Question 15. This question would increase term limits from two to three for the mayor and councilmembers and institute them for the city prosecutor. Incumbents currently have a significant advantage over new comers. In addition, the only reason I can think of not to have term limits is when someone is doing a great job, and people want to keep that person in office. That happens rarely, while the opposite happens much more frequently. Vote “NO” on extending term limits.

Question 16. This amendment shifts responsibilities for minor construction projects from the Department of Design and Construction to various other departments and creates certain other duties. During discussions, questions were raised regarding powers that are already present that would allow certain reorganizations to take place, and according to meeting minutes, corporation counsel agreed reorganization is already possible. At least one group is concerned that powers given to the Department of Environmental Services are not clear. I suggest a “NO” vote on 16.

Question 17. This amendment would allow the mayor to designate certain individuals the authority to sign certain documents. It may be a good idea to allow the mayor to delegate signing authority in cases where he (or she) is off island or otherwise unavailable. This amendment, however, does not include any type of restrictions on when delegation would be allowed. I therefore suggest a “NO” vote on 17.

Question 18. This amendment would increase the fire commission from five to seven members as well as revise the duties of the fire chief. This is the combination of two proposals, #86 and #87. The argument for more commissioners was they are needed to help meet quorum, and the reason for a change in chief’s duties is to bring them in line with the services already being provided. I was unable to find any information about the fire commission not meeting quorums and therefore am unable to evaluate the need for additional commissioners. I therefore suggest a “NO” vote.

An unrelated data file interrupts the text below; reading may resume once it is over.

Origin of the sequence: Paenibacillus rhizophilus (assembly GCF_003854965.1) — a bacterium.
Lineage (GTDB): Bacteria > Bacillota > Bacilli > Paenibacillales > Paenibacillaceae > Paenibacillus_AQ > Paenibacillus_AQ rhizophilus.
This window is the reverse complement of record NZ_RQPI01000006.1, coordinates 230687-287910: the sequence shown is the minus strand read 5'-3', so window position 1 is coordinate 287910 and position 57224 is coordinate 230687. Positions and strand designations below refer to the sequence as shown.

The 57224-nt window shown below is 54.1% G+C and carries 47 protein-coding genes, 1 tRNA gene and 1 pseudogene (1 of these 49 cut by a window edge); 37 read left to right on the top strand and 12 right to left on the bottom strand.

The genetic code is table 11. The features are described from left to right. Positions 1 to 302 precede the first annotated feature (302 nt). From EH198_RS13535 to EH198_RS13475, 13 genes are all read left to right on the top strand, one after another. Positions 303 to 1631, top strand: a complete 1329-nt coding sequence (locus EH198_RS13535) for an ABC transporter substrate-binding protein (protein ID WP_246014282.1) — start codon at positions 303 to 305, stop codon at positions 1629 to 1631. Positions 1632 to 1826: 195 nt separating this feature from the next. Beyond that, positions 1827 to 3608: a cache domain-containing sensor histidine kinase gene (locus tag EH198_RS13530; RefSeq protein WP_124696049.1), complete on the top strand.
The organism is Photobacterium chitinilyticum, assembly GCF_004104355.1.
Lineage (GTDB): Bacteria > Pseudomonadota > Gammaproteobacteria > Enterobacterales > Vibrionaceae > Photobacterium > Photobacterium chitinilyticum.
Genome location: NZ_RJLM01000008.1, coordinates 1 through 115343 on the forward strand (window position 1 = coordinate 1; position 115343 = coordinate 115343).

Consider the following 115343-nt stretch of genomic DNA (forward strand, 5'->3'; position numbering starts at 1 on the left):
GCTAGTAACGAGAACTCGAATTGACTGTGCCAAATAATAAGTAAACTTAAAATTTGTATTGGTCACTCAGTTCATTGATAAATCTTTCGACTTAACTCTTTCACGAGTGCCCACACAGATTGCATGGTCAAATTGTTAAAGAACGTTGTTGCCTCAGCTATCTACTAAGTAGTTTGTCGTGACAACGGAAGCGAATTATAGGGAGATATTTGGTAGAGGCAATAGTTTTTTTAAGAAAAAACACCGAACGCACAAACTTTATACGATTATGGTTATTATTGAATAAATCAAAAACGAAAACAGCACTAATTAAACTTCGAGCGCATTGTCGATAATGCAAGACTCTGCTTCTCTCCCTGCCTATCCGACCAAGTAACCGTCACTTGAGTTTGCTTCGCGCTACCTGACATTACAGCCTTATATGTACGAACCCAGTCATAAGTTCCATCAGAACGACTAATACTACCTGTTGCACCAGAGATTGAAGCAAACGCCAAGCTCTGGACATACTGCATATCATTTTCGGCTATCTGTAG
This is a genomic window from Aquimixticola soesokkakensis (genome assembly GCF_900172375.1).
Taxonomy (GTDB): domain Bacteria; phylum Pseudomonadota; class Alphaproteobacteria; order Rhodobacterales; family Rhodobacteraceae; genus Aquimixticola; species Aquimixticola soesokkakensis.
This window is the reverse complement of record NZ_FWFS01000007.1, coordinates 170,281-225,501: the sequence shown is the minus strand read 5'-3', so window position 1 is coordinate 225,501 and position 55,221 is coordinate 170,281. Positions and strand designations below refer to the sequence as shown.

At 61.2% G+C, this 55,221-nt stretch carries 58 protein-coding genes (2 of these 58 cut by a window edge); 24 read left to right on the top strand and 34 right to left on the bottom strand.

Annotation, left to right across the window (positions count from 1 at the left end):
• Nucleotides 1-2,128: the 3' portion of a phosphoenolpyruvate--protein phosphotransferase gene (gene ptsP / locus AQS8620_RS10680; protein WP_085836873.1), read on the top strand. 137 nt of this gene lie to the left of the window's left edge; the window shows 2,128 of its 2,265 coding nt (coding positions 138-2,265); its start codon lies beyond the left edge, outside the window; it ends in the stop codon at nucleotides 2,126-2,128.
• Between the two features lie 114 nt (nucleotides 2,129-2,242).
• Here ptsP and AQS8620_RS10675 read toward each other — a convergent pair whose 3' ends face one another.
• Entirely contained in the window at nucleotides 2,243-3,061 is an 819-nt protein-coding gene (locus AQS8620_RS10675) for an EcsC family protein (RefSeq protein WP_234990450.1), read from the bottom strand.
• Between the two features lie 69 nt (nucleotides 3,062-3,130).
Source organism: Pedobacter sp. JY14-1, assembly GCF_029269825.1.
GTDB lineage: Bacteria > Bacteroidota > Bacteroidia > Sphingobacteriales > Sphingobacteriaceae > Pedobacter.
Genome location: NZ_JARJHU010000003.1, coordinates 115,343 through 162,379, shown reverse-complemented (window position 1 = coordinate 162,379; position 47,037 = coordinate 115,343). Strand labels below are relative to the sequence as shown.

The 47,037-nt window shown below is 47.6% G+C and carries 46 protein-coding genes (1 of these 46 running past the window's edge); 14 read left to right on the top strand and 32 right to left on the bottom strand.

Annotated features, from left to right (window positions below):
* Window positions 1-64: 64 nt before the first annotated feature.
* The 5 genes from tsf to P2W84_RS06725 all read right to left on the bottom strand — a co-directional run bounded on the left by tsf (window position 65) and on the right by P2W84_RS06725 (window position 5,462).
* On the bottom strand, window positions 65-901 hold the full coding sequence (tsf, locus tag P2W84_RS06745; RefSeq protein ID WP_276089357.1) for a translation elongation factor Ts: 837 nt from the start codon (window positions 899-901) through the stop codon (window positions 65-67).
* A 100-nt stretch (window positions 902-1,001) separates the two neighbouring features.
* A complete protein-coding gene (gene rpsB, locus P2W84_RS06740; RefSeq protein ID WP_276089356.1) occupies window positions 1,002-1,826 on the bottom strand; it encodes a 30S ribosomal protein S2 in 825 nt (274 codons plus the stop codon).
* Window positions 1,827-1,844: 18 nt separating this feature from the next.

Question 19. This amendment would remove the requirement that no more than a majority of the nine members of the council’s reapportionment commission be from one political party. The justification given for this proposed change is that council races are nonpartisan. Without this requirement, it would potentially be easier to for the commission to redraw district lines to favor one party over another. Vote “NO.”

Question 20. This question contains several amendments that have been labeled housekeeping. This question contains important changes, including (a), which brings the city public records law into alignment with the state law and (d), which requires HART contracts to be reviewed by Corporation Counsel. (Note that this is already being done.) Vote “YES.”